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正法眼藏第六十二
Treasury of the Eye of the True Dharma
Book 62

祖師西來意
The Intention of the Ancestral Master's Coming from the West
Soshi seirai i

香嚴寺襲燈大師<嗣大潙諱智閑>示衆云、如人千尺懸崖上樹、口㘅樹枝、脚不踏樹、手不攀枝、樹下忽有人問、如何是祖師西來意。當恁麼時、若開口答佗、即喪身失命、若不答佗、又違佗所問。當恁麼時、且道、作麼生即得。時有虎頭照上座、出衆云、上樹時即不問、未上樹時、請和尚道、如何。師乃呵呵大笑。

   The Great Master Xideng of Xiangyan zi (succeeded Dagui; known as Zhixian) addressed the assembly, saying, “A person is up a tree above a thousand foot precipice.  His mouth bites the tree branch; his feet don’t stand on the tree; his hands don’t hang on a branch.  All of a sudden, a person beneath the tree asks him, ‘What is the intention of the ancestral master’s coming from the west?’  At that time, if he opens his mouth to answer him, he forfeits his body and loses his life; if he doesn’t answer him, he flunks his question.  Tell me, what should he do?”
      At that time, the senior monk Hutou Zhao came forth from the assembly and said, “I’m not asking about when he’s up the tree; please tell us, Reverend, how about when he’s not yet up the tree?”
      The master gave a great laugh, “Ha ha.”1

 [156]

而今の因縁、おほく商量拈古あれど、道得箇まれなり。おそらくはすべて茫然なるがごとし。しかありといへども、不思量を拈來し、非思量を拈來して思量せんに、おのづから香嚴老と一蒲團の功夫あらん。すでに香嚴老と一蒲團上に兀坐せば、さらに香嚴未開口已前に、この因縁を參詳すべし。香嚴老の眼睛をぬすみて覰見するのみにあらず、釋迦牟尼佛の正法眼藏を拈出して覰破すべし。

            Although there have been many discussions and comments on the present episode, those that can say something are rare.  Generally speaking, they all seem to be at a loss.  Nevertheless, when we take up “not thinking,” when we take up “non-thinking,” and think about it, we will naturally have concentrated effort on the same cushion as old Xiangyan.  Since we are sitting fixedly on the same cushion as old Xiangyan, we should go on to a detailed investigation of this episode before Xiangyan has opened his mouth.  Not only should we steal old Xiangyan’s eye and look at it; we should take out “the treasury of the eye of the true dharma” of the Buddha Śākyamuni and look through it.2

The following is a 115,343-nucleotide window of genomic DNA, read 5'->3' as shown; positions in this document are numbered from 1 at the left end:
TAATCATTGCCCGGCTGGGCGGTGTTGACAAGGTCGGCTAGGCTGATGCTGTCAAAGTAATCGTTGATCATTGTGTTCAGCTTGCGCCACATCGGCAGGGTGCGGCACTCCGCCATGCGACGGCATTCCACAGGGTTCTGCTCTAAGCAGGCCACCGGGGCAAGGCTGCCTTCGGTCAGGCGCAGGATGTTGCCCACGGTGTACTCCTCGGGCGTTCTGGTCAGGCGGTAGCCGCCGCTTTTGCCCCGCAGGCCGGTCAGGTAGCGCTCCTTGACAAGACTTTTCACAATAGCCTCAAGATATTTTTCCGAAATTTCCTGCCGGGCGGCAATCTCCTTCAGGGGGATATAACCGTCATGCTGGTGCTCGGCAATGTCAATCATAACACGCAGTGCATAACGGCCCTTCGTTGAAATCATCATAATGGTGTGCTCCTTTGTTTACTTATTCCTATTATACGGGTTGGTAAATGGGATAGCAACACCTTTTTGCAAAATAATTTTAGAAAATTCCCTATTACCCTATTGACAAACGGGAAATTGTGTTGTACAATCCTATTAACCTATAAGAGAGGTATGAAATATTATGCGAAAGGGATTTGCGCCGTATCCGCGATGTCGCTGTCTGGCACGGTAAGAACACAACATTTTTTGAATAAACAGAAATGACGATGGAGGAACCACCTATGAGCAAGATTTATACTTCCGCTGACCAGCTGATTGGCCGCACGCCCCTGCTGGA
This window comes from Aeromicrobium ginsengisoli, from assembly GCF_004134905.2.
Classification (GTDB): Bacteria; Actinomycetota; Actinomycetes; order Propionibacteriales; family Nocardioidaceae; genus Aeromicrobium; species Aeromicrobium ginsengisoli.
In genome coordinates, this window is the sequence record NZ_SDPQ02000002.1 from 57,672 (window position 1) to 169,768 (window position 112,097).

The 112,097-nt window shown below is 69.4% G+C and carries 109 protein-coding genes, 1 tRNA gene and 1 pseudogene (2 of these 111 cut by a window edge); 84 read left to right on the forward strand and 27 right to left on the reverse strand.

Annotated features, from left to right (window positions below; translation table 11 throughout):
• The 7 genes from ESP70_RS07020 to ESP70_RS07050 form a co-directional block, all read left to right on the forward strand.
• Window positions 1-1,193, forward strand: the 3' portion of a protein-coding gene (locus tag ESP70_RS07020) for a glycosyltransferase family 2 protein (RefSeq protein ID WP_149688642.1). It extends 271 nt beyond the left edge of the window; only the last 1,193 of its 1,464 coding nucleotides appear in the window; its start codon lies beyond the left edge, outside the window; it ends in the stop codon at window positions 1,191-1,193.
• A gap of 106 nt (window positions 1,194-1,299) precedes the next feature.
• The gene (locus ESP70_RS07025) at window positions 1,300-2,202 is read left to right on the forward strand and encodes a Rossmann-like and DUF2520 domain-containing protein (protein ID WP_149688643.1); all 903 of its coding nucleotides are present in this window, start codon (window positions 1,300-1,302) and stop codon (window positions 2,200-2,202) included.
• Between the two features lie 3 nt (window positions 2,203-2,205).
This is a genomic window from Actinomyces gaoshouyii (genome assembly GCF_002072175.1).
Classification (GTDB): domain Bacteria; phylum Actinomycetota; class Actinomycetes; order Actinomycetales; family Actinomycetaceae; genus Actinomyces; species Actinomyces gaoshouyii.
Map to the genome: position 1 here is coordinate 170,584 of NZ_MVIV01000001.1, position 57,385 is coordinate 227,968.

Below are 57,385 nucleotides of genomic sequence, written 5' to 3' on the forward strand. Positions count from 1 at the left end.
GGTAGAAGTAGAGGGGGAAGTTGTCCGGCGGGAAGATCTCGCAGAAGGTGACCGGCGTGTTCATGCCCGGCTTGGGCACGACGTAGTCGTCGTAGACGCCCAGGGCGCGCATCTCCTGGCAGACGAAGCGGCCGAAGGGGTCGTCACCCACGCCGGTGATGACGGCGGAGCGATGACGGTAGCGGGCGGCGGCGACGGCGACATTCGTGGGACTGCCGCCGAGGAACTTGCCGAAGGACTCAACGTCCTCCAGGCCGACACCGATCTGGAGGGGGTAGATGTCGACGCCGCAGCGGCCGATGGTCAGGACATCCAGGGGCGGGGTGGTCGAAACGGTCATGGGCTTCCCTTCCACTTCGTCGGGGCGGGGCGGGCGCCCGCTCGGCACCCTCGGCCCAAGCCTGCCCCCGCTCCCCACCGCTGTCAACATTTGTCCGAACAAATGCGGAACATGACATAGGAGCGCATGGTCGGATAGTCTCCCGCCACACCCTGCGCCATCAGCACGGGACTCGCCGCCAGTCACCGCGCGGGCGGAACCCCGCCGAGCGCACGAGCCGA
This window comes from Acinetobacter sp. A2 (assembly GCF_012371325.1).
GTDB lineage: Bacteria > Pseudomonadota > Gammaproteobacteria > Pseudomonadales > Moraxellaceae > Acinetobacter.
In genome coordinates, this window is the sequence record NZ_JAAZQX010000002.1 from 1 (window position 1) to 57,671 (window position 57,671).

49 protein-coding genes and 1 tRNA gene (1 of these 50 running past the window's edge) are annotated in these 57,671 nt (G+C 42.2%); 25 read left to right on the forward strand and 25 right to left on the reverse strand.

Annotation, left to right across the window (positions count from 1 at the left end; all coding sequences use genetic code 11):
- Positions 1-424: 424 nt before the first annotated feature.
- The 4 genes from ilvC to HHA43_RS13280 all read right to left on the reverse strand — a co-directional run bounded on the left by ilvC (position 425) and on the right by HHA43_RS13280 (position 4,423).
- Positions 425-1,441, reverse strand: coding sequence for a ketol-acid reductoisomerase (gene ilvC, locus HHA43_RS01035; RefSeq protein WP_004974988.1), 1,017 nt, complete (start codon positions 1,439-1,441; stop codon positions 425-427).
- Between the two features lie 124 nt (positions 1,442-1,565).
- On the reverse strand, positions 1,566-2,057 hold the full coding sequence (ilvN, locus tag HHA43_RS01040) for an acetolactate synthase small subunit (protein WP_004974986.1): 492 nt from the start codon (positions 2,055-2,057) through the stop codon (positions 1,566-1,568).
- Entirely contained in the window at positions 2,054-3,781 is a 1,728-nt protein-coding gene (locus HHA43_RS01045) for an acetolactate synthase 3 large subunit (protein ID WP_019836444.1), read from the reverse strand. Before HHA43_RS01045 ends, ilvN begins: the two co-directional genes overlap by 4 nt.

如人千尺懸崖上樹。この道、しづかに參究すべし。なにをか人といふ、露柱にあらずば、木橛といふべからず。佛面祖面の破顔なりとも、自己佗己の相見あやまらざるべし。いま人上樹のところは、盡大地にあらず、百尺竿頭にあらず、これ千尺懸崖なり。たとひ脱落去すとも、千尺懸崖裏なり。落時あり、上時あり。如人千尺懸崖裏上樹といふ、しるべし、上時ありといふこと。しかあれば、向上也千尺なり、向下也千尺なり、左頭也千尺なり、右頭也千尺なり、遮裏也千尺なり、那裏也千尺なり、如人也千尺なり、上樹也千尺なり。向來の千尺は、恁麼なるべし。且問すらくは、千尺量多少。いはく、如古鏡量なり、如火爐量なり、如無縫塔量なり。

            “A person is up a tree above a thousand foot precipiece”:  we should quietly investigate these words.  What is the “person”?  If it is not a column, we should not call it a post.  Though it be the face of a buddha and the face of an ancestor breaking into a smile, we should not be mistaken about the meeting of self and other.  This place where “a person is up a tree” is not the entire earth, not “a hundred foot pole”; it is “a thousand foot precipice.”  Even if he drops off, he is within “a thousand foot precipice.”  There is a time of dropping, a time of climbing.  Where he says, “A person is up a tree above a thousand foot precipice,” we should realize that this is saying there is a time of climbing.  Consequently, ascent is a thousand feet, descent is a thousand feet; left is a thousand feet, right is a thousand feet; here is a thousand feet, there is a thousand feet.  “A person” is a thousand feet; “up a tree” is a thousand feet.  So far, a thousand feet should be like this.  Now, what I ask is, “what size is a thousand feet?’  It is the size of “the old mirror”; it is the size of “the brazier”; it is the size of “the seamless pagoda.”3

口㘅樹枝。いかにあらんかこれ口。たとひ口の全闊全口をしらずといへども、しばらく樹枝より尋枝摘葉しもてゆきて、口の所在しるべし。しばらく樹枝を把拈して、口をつくれるあり。このゆゑに、全口是枝なり、全枝是口なり、通身口なり、通口是身なり。樹自踏樹、ゆゑに脚不踏樹といふ、脚自踏脚のごとし。枝自攀枝、ゆゑに手不攀枝といふ、手自攀手のごとし。しかあれども、脚跟、なほ進歩退歩あり、手頭、なほ作拳開拳あり。自佗の人家、しばらくおもふ、掛虚空なり、と。しかあれども、掛虚空、それ㘅樹枝にしかむや。

            “His mouth bites the tree branch.”  What is the “mouth”?  Even though we do not know the whole mouth, the whole vastness of the mouth, we will know the location of the mouth by starting from “the tree branch” and “searching the branches and plucking at the leaves” for a while.  By grasping the branch for a while, the mouth was made.  Therefore, the whole mouth is the branch; the whole branch is the mouth.  It is the mouth throughout the body; throughout the mouth is the body.  The tree stands on the tree; therefore, it says, “his feet don’t stand on the tree,” as if his feet themselves stand on his feet.  The branch hangs on the branch; therefore, it says, “his hands don’t hang on a branch,” as if his hands themselves hang on his hands.  Nevertheless, his feet still “step forward and step back”; his hands still make a fist and open a fist.  We and others sometimes think he is “hanging in space.”  However, can “hanging in space” compare with “biting the tree branch”?4

樹下忽有人問、如何是祖師西來意。この樹下忽有人は、樹裏有人といふがごとし、人樹ならんがごとし。人下忽有人問、すなはちこれなり。しかあれば、樹問樹なり、人問人なり。擧樹擧問なり、擧西來意、問西來意なり。問著人、また口㘅樹枝して問來するなり。口㘅枝にあらざれば、問著することあたはず。滿口の音聲なし、滿言の口あらず。西來意を問著するときは、㘅西來意にて問著するなり。